Jenny Ann Wiltshire · February 15 at 1:15 PM ·
This is from my book (The Book of the Sun), and was written within the dream, about the dream.
We all know about mayflies; they live for a day. This is true, they do have a nymph stage, in the water for a year. Then, like their cousins the dragonflies, they crawl up a stem, and burst into flight, soar through the air. Unlike dragonflies, they have no mouth parts. All they have to do is to find a mate, lay their eggs and die.
So, one day only in the world we share with them. They don’t know about our lives, what is beyond the field they live in. They probably have no idea of history, or of the stars or the oceans. Their knowledge and life is bounded by one day in a garden or field, being driven to mate by evolutionary force, laying their eggs, dying.
In relation to what goes on in the universe, what the Sun knows, we are like a mayfly. We know our field (this planet) to some extent, but because of the limitations of our bodies and senses, even that knowledge is fairly sketchy. And what goes on in the universes is as beyond our thought and knowledge as the London Underground is beyond the knowledge of a mayfly. I cannot imagine this, try as I do. This is our reality, however. Because of our limitations, we see the Sun only as a burning ball of fire, we see all the stars like that. The Mayfly sees the flowers, may even wonder what a tree is, but cannot begin to imagine what a star is. It may not live long enough to experience the dark, see the stars come out, or the moon. It will not know the dawn. We cannot even begin to imagine what else is out there; we don’t live long enough, our senses are blunted, we’ve barely crawled out of the swamp. Mating is an issue for us, too. (Isn’t it just?!) To other beings, the vast group minds of the stars, the galaxies and universes, we may look as if we just mate, have young and die because our lives are so brief, so instantaneous compared with their own. Perhaps they remember what it was like, for they would all have been through third density too, far back in their existence, perhaps that’s why compassion seems to be threaded through the holographic fabric of reality.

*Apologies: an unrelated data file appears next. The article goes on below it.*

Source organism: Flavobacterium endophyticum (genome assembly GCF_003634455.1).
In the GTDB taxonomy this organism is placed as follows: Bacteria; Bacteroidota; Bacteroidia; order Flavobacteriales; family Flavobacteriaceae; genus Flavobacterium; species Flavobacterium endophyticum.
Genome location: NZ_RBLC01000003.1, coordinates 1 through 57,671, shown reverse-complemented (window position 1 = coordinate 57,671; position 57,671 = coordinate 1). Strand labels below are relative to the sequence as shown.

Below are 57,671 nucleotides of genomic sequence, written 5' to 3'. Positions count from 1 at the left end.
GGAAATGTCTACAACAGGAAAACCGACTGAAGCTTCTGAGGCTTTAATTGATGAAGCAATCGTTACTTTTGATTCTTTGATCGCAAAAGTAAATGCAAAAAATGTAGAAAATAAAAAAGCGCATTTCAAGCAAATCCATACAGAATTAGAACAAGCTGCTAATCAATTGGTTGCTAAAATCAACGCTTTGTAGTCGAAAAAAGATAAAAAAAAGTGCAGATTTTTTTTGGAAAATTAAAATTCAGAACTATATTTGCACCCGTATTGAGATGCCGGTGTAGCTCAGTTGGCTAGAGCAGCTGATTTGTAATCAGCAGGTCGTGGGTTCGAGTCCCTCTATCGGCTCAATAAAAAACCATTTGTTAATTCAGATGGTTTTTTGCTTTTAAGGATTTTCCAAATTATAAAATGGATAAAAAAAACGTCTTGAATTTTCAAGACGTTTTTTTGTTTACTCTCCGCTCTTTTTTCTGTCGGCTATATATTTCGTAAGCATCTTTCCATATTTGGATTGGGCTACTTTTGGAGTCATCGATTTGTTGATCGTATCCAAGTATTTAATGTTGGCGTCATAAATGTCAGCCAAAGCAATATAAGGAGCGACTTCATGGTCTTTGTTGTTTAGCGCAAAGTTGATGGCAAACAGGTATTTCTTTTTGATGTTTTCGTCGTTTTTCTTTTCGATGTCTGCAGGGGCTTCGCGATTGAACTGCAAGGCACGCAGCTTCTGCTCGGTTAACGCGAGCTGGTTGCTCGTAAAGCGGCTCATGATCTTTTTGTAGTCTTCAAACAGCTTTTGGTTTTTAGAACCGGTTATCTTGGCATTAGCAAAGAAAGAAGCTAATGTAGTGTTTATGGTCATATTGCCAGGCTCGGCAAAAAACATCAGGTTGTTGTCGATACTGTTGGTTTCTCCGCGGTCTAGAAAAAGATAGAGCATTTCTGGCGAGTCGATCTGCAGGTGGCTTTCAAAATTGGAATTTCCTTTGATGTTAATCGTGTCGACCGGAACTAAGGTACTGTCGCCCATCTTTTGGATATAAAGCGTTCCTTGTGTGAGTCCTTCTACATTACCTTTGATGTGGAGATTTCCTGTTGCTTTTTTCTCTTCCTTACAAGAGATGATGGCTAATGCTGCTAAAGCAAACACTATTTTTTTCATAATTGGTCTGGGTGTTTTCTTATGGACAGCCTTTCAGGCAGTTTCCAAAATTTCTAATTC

This is our place. We do what we can, but have no very clear idea what goes on in the depths of our oceans. We don’t know why elephants care for the bones of their dead relatives. We don’t know how savants are made, those who seem to know extraordinary information without being taught. We don’t really know what goes on in anyone else’s mind. Our small scraps of knowledge tell us that being kind to each other tends to make us happy, that love matters, and those are the things that connect us with the bigger picture. Killing each other, hurting, wounding, keeps us securely locked in our world of blame and recrimination, will keep us tethered here, going round and round until we learn how to become free. And then the universe will open up to us, the veil will lift and we will know at last who we are. One with the Sun, with the Galaxy and the Universe. This strangely beautiful and terrible dream of existence here on Earth will have furnished us with enough love, forgiveness and compassion to fit us for the next stage.